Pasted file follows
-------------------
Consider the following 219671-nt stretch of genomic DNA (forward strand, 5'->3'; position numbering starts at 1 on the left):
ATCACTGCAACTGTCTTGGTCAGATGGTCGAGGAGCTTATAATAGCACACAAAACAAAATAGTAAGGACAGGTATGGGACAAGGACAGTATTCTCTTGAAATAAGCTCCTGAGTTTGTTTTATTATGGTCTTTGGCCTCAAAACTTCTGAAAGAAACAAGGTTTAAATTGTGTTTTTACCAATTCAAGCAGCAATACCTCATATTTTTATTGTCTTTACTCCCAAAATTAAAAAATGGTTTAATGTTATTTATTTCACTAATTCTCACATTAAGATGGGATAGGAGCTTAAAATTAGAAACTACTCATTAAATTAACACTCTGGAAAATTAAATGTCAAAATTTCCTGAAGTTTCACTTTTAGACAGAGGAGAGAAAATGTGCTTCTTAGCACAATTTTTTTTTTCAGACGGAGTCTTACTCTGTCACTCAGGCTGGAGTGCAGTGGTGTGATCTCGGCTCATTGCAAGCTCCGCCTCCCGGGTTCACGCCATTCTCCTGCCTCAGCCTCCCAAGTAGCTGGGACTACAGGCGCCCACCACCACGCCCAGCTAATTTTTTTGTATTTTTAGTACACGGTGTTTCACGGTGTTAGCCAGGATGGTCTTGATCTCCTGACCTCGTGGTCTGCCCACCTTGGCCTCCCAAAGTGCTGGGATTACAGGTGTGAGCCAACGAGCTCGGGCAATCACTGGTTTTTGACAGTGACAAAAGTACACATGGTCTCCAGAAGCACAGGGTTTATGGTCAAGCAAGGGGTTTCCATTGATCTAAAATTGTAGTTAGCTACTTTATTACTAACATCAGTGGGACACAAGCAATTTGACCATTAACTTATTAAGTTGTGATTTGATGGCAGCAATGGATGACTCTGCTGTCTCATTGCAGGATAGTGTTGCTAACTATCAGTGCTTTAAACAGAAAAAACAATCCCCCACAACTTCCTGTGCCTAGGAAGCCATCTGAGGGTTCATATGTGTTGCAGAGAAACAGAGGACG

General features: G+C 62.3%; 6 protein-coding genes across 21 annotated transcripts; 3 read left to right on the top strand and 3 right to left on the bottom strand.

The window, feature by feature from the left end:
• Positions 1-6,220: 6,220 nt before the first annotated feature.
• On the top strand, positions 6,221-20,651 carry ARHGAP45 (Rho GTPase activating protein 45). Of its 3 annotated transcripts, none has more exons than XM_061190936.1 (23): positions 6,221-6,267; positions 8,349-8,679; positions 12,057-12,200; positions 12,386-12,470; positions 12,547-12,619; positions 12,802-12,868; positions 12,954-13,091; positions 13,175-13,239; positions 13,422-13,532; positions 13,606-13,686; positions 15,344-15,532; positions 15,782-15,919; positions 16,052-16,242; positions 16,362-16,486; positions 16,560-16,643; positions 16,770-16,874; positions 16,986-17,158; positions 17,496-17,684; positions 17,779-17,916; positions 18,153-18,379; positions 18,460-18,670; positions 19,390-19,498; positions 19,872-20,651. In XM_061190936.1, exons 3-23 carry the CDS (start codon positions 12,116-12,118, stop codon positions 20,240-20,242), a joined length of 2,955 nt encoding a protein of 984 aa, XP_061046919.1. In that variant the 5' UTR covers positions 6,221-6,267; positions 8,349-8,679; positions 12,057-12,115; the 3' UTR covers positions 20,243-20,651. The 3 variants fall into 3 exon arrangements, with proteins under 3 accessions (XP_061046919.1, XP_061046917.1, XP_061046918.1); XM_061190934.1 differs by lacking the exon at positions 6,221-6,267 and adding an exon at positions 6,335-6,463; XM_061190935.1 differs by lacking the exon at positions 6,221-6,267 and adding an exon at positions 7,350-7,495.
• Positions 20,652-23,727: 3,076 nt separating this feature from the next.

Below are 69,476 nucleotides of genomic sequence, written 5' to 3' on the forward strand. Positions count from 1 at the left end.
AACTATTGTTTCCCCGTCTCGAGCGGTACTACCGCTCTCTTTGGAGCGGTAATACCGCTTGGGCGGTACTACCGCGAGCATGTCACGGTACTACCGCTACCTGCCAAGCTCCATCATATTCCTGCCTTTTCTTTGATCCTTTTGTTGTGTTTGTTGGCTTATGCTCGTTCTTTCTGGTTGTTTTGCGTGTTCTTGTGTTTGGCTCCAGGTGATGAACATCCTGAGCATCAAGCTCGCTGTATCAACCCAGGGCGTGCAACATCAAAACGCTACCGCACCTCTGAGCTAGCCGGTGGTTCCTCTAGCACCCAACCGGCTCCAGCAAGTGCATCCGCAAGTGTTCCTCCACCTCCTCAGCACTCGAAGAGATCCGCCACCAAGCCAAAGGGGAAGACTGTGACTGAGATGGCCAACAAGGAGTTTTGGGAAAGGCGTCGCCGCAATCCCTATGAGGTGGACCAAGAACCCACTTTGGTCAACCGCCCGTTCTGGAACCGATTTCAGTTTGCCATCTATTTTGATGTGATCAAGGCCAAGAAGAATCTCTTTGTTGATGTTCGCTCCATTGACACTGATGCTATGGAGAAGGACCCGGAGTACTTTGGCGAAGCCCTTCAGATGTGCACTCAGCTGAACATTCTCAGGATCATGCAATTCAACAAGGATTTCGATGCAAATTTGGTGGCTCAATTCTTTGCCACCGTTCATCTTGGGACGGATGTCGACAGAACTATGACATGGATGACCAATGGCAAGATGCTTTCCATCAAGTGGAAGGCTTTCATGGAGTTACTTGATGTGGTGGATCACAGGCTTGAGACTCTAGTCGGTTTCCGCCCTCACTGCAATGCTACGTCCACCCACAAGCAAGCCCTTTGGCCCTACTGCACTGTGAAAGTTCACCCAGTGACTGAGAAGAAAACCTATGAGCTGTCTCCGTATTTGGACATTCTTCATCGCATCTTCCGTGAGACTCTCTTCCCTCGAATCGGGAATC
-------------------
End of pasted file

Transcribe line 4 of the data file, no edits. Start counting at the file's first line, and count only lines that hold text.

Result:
The window, feature by feature from the left end: